Less meat, more life
WHY are governments not jumping up and down about meat?
We are told to save energy, car pool and recycle to save the environment, but despite the harmful effects of our meat eating on the earth (and our health), why is there a silence?
Some experts believe the issue is too controversial to raise to voters. For instance, last month, former US President Barack Obama admitted that all US political parties work to protect food producers.
“People, I think, are more resistant to the idea of government or bureaucrats telling them what to eat,” he told the New York Times.
Powerful industry and political interests prevail.
The starvation of policies on this issue stands in stark contrast to fat funding for the meat industry – in the European Union for instance, each cow gets a subsidy of US$190 (RM810)!
The other problem is awareness. A multi-country Ipsos MORI poll commissioned by Chatham House found most people were not aware of the impact of meat on climate change, believing transport was a far more significant factor.
Currently, the middle class in many countries eat twice as much meat as deemed healthy, Chatham House says. Overconsumption is contributing to obesity, heart disease, stroke, some cancers and type 2 diabetes.
If all Americans had a “Meatless Monday”, it would be the equivalent of all cars in the country being switched to hybrids, researchers at the University of Chicago have calculated.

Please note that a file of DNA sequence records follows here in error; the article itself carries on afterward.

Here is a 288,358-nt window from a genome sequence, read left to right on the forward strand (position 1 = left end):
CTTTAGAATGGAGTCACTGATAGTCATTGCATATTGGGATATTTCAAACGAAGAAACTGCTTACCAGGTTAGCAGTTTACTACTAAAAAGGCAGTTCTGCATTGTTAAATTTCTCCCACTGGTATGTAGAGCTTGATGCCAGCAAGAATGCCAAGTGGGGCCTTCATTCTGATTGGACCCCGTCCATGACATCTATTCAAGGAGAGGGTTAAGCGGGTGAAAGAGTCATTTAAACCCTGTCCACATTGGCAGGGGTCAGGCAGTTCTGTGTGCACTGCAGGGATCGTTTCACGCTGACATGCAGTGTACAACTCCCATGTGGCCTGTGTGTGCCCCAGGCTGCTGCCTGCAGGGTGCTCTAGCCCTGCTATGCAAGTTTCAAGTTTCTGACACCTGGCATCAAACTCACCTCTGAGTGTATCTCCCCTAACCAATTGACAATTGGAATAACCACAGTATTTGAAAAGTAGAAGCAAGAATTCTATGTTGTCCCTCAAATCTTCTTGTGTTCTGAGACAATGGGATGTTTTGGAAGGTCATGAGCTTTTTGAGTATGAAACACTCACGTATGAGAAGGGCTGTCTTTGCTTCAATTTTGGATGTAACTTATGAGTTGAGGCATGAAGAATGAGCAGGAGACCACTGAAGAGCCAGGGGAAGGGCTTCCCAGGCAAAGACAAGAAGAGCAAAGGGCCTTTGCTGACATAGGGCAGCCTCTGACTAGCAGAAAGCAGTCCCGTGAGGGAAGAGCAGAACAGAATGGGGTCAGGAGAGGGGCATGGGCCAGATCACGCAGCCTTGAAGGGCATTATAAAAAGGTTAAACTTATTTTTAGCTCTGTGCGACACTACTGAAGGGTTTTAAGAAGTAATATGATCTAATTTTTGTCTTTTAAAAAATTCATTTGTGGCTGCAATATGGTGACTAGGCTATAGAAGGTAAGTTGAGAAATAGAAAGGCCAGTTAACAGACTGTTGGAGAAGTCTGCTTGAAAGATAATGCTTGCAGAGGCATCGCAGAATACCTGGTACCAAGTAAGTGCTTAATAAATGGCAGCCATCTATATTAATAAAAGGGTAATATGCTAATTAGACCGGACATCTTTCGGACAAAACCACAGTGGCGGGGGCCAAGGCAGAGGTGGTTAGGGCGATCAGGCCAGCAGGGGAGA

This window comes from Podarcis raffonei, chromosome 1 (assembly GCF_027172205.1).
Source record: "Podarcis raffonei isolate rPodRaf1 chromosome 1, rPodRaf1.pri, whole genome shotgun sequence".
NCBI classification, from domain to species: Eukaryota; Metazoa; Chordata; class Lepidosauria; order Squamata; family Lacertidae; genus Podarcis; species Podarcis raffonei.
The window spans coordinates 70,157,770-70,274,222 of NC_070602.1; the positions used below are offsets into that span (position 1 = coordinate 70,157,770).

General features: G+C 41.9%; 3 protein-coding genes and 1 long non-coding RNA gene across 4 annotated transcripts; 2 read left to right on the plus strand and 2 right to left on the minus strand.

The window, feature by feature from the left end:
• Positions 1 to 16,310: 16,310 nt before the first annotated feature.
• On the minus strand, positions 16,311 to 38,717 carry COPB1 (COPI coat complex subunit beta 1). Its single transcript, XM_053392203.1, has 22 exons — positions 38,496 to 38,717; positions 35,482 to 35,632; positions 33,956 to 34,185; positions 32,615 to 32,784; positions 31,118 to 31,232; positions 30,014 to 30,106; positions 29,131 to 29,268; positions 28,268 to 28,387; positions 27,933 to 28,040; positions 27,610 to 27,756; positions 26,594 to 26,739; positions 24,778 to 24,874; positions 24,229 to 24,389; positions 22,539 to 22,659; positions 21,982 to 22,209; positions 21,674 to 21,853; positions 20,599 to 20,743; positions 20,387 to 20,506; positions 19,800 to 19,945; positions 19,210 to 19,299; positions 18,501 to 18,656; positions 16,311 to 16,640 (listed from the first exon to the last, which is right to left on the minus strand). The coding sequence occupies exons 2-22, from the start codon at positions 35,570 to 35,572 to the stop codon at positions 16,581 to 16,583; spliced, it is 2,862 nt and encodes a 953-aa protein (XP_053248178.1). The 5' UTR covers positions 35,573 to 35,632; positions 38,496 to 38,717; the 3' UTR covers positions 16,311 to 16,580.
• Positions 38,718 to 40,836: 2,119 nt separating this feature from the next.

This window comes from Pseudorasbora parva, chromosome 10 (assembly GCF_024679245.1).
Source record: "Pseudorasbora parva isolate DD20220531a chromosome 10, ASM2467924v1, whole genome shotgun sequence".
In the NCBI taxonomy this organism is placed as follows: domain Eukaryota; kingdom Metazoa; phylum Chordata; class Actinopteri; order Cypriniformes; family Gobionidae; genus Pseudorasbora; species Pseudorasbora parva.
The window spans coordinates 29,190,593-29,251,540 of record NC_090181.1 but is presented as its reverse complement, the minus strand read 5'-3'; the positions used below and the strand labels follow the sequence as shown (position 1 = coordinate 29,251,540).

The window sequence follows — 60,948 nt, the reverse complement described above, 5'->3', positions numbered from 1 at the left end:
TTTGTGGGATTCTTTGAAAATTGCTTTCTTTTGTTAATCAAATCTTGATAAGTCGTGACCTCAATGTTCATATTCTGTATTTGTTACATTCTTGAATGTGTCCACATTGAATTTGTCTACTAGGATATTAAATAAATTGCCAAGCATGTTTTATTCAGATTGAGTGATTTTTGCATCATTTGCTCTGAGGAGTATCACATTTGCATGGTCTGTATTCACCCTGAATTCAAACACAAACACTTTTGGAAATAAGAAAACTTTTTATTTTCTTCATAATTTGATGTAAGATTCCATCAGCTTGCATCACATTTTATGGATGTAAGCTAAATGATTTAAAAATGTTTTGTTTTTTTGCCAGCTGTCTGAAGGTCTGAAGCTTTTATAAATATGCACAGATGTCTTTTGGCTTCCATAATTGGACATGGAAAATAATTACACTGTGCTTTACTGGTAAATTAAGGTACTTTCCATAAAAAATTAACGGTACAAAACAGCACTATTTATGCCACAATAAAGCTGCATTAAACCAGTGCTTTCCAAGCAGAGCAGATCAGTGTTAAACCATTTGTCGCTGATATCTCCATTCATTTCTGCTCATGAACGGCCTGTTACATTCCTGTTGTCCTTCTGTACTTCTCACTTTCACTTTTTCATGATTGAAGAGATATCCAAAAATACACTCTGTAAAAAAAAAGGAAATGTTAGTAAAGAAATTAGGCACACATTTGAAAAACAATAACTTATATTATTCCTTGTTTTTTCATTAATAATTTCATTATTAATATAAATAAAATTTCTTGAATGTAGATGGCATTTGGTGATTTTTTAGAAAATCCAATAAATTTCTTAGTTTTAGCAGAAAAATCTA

The idea of a “Meatless Monday” hasn’t really hit Malaysians yet. But elsewhere, amid the failure of governments to act, ordinary people are joining the campaign. Ex-Beatle Paul McCartney has helped promote it in Britain.
In Hong Kong, one individual, David Yeung, has been making headway in a David vs. Goliath battle against meat consumption. His “Green Monday” is wellknown – about 1,000 restaurants and 800 schools have joined, offering vegetarian options on Monday.
One government taking action is China. Realising that the future of climate change depends on the diets of ordinary Chinese, their government is advocating cutting meat consumption by 50%.
Joining this bold step forward is Wild Aid and Hollywood celebrities Arnold Schwarzenegger and James Cameron. The campaign’s tagline: Less Meat, Less Heat, More Life.
“Flexitarianism” – skipping meat now and then – rather than vegetarianism is an option promoted.
The Humane Society International’s Alexandra Clark advocates “compassionate eating” with the “three R’s”: “reducing” or “replacing” animal products, and “refining” diets by choosing products that are ethically or environmentally better.
Our high meat-eating habits are harming our planet earth and our health – we need to shift our diets. With the politics around the meat industry, it looks like ordinary citizens will have to lead the way here.
Our appetite for meat is harming our health and planet.
Industrial cattle farms often have crammed conditions. Antibiotics and growth hormones are usually given to prevent diseases and fatten the animals up.